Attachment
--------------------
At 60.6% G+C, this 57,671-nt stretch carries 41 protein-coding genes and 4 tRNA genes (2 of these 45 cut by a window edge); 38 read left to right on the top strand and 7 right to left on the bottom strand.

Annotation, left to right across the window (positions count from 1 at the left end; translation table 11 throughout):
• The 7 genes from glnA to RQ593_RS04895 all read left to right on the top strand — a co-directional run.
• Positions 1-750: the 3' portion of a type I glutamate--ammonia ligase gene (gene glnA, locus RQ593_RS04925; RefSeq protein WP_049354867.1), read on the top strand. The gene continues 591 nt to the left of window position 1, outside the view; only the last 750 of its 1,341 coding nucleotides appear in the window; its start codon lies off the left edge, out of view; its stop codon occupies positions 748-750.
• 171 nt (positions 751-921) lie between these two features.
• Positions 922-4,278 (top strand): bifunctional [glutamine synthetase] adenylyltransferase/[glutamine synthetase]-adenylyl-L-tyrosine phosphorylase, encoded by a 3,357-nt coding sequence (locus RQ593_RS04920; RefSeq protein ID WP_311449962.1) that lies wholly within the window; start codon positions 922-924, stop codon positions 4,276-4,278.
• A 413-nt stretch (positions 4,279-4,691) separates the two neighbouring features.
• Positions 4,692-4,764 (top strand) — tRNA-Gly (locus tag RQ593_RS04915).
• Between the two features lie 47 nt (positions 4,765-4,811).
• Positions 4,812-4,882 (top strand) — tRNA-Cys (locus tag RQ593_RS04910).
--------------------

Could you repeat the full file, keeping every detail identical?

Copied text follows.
At 60.6% G+C, this 57,671-nt stretch carries 41 protein-coding genes and 4 tRNA genes (2 of these 45 cut by a window edge); 38 read left to right on the top strand and 7 right to left on the bottom strand.

Annotation, left to right across the window (positions count from 1 at the left end; translation table 11 throughout):
• The 7 genes from glnA to RQ593_RS04895 all read left to right on the top strand — a co-directional run.
• Positions 1-750: the 3' portion of a type I glutamate--ammonia ligase gene (gene glnA, locus RQ593_RS04925; RefSeq protein WP_049354867.1), read on the top strand. The gene continues 591 nt to the left of window position 1, outside the view; only the last 750 of its 1,341 coding nucleotides appear in the window; its start codon lies off the left edge, out of view; its stop codon occupies positions 748-750.
• 171 nt (positions 751-921) lie between these two features.
• Positions 922-4,278 (top strand): bifunctional [glutamine synthetase] adenylyltransferase/[glutamine synthetase]-adenylyl-L-tyrosine phosphorylase, encoded by a 3,357-nt coding sequence (locus RQ593_RS04920; RefSeq protein ID WP_311449962.1) that lies wholly within the window; start codon positions 922-924, stop codon positions 4,276-4,278.
• A 413-nt stretch (positions 4,279-4,691) separates the two neighbouring features.
• Positions 4,692-4,764 (top strand) — tRNA-Gly (locus tag RQ593_RS04915).
• Between the two features lie 47 nt (positions 4,765-4,811).
• Positions 4,812-4,882 (top strand) — tRNA-Cys (locus tag RQ593_RS04910).